Nepal: Shocking video shows the last moments in the cockpit before the deadly plane crash

Nepal: Shocking video shows the last moments in the cockpit before the deadly plane crash

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A Facebook Live video purporting to show the final terrifying moments in the cabin of Yeti Airlines Flight 691 before it crashed in Nepal on Sunday went viral online as search and recovery efforts continue on the ground.

The plane crashed en route from Nepal’s capital Kathmandu to Pokhara, a tourist gateway to the Himalayas. There were 72 people on board, including four crew members, according to an airline spokesman.

With the bodies of all but one recovered, the crash marks the entire country the deadliest air disaster in more than 30 years.

The search for the last remaining victim is ongoing, Anil Shahi, a local official, said Tuesday.

The video is believed to have been streamed live from inside the plane by a passenger, Sonu Jaiswal, with the footage starting moments before the plane crashed. Shows a window of an airplane with a wing visible from the outside as the airplane bank sharply to the left.

At one point, seemingly oblivious to the looming danger, Jaiswal turns the video on himself, smiling slightly amid chatter and laughter in the background. Several passengers can be heard chatting excitedly in a mixture of Hindi and Punjabi; a man says, “Look at that body of water, it’s great,” as the plane passes by a lake.

The mood on the plane appears calm, with no urgent warnings from the pilot or airline crew. Seconds later, the video suddenly begins to shake with screams heard; the camera loses focus, showing only flashes of light and a loud noise before the scene erupts into fire.

CNN confirmed the video based on geolocation, the flight manifest and information on the Yeti Airlines website.

Jaiswal was listed as a passenger on the flight manifest and the seat number listed for him on the airline’s website matched the visuals taken from inside the plane.

A close friend of Jaiswal’s in India, Armaan Ansari, also confirmed that Jaiswal was seen in the video. He added that he watched a Facebook Live broadcast by Jaiswal during the flight.

“We watched it. We only watched for a few seconds and then it was cut off. We haven’t thought much about it,” he said.

Aryaka Ahuri, chief of Gazipur district in India, where Jaiswal lives, said she spoke to Jaiswal’s parents and confirmed that he was on the plane and the one who took the video.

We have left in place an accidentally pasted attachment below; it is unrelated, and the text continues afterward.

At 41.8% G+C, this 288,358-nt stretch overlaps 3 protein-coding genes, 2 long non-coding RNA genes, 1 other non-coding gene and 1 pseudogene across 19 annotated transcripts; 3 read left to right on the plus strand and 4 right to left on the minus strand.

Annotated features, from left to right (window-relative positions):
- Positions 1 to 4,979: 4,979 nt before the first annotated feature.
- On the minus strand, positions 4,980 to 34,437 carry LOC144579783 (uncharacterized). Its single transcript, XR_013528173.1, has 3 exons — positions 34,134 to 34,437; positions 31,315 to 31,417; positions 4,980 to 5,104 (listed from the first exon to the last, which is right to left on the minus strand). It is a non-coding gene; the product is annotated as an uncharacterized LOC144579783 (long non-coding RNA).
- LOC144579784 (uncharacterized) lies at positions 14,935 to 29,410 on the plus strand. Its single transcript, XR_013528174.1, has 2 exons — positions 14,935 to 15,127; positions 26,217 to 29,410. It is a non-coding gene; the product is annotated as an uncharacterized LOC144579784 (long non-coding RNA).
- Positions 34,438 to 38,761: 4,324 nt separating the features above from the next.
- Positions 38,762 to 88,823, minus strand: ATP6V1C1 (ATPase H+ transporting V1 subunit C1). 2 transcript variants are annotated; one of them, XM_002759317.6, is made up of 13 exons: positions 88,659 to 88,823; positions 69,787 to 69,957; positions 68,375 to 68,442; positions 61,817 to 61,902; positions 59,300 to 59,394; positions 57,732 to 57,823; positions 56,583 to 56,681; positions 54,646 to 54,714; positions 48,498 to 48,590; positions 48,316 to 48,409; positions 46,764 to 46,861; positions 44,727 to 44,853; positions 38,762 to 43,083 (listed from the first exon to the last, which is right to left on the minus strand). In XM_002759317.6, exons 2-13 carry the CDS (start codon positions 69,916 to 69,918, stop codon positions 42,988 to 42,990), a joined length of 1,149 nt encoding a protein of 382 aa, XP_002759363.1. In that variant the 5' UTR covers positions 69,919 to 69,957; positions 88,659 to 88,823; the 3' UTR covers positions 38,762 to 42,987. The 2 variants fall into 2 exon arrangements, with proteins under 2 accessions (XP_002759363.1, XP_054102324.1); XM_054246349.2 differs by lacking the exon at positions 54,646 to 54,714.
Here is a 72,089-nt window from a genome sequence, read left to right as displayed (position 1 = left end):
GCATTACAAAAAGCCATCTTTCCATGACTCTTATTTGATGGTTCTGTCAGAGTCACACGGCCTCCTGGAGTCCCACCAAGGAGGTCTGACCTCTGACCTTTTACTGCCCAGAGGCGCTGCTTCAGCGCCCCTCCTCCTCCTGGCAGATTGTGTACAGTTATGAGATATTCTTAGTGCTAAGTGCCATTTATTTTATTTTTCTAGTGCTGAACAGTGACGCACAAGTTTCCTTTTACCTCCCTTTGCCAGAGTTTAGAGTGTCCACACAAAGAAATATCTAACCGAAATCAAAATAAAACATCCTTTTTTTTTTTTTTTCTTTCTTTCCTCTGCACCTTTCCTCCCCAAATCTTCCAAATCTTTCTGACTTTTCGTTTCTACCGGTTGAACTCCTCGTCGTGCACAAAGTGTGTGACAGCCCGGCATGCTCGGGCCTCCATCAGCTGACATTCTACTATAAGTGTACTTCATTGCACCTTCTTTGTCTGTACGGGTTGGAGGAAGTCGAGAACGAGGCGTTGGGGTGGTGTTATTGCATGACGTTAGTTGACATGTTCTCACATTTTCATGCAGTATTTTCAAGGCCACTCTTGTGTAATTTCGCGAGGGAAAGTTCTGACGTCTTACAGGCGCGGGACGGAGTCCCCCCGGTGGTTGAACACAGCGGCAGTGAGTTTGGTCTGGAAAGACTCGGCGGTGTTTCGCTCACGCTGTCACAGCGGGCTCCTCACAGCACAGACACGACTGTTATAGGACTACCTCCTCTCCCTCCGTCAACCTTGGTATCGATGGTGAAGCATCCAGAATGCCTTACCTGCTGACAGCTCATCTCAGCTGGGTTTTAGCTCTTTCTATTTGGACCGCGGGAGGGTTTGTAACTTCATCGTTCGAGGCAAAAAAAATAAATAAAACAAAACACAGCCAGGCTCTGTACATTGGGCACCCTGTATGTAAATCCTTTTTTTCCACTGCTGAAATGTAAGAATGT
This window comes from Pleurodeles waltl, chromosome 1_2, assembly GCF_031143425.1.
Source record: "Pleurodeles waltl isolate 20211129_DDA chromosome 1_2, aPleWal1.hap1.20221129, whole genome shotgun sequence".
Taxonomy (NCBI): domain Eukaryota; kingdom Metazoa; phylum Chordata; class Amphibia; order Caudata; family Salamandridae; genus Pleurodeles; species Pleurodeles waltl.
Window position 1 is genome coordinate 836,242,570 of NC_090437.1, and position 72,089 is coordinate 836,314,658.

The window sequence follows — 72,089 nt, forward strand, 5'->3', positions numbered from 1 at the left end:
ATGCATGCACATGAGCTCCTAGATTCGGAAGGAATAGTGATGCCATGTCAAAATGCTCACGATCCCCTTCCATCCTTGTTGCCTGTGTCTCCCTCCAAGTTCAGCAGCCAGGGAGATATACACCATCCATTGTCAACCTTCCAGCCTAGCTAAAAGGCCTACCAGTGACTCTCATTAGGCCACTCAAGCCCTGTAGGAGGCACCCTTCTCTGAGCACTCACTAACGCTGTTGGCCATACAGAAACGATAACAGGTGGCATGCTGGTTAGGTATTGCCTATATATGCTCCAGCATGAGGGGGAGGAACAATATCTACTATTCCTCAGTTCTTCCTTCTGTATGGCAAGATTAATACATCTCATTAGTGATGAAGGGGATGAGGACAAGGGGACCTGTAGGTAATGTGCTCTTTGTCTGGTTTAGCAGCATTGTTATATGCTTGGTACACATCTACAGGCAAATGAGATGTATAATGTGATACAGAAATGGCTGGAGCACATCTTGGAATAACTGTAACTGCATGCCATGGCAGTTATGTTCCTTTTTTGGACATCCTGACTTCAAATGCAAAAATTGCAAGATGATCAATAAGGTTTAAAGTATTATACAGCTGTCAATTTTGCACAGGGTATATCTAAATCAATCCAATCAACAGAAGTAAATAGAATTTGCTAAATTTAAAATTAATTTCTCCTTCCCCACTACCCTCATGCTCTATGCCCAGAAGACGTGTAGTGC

A spokesperson for the Civil Aviation Authority of Nepal (CAAN) said the video was not of Sunday’s crash. When pressed, he said he and his team had no technical evidence to support that claim. Instead, he pointed to passengers laughing at the first sign of turbulence before panic set in seconds later as evidence that it couldn’t be the Yeti Airlines flight.

Aviation analyst Mary Schiavo told CNN the video could be helpful in the investigation, saying it may have captured details not recorded in the plane’s black box. For example, the plane’s flap, which provides extra lift during landing, “doesn’t look like it (is) fully extended,” she said.

She added that what appeared to be the sound of an engine suggested “they had power for at least one engine.”

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Tragic twist revealed involving co-pilot in Nepal plane crash

Search and search efforts continued on Tuesday for the two people who are still missing, according to Nepalese police. District police chief Ajaya KC said foggy weather made the search difficult and authorities planned to use drones to locate the missing when the weather improved.

Meanwhile, the investigation into the cause of the crash continues with the help of French investigators, who will be on the scene until Tuesday. The plane’s black box, which records flight data, was recovered on Monday and will be handed over to CAAN, officials said.

Aviation authorities said Tuesday that the plane’s pilot asked air traffic controllers to change the runway just minutes before the plane went down.

Pokhara airport has two runways that pilots can choose between when landing and the pilot’s request has been accepted, CAAN spokesperson Jagannath Nirula said.

“When the Yeti Airlines pilot asked the tower if he could take the second runway, the tower approved,” he said. “Tower controllers didn’t ask why the pilot wanted to use a runway other than the one originally planned because it wasn’t technically a problem for them which runway the pilot chose to land on,” Nirula told CNN.

No distress calls from the pilot were reported to tower controllers at the Pokhara airport, he added.

Bereaved family members mourn after Yeti Airlines Flight 691 crashed on January 15.

In Kathmandu and Pokhara, crowds held candlelight vigils for the victims on Monday.

At least 41 of the recovered bodies have been identified, Yeti Airlines said in a statement on Monday. Some bodies will be handed over to their families in Pokhara, while others – including those of foreign nationals – will be airlifted to Kathmandu on Tuesday, police said.

On board were 15 foreign nationals from India, Russia, South Korea, Australia, Ireland, Argentina and France, according to CAAN.

Videos on Monday showed grieving families in Pokhara waiting outside the hospital where autopsies are being carried out. The autopsy was delayed because a forensics team had not arrived in Pokhara by Monday afternoon, according to police and airline officials.

Some families began to talk about the loss of their loved ones. In a statement on Tuesday, the family of Australian victim Myron Love said the 29-year-old teacher was a keen cyclist who “lived life to the fullest”.

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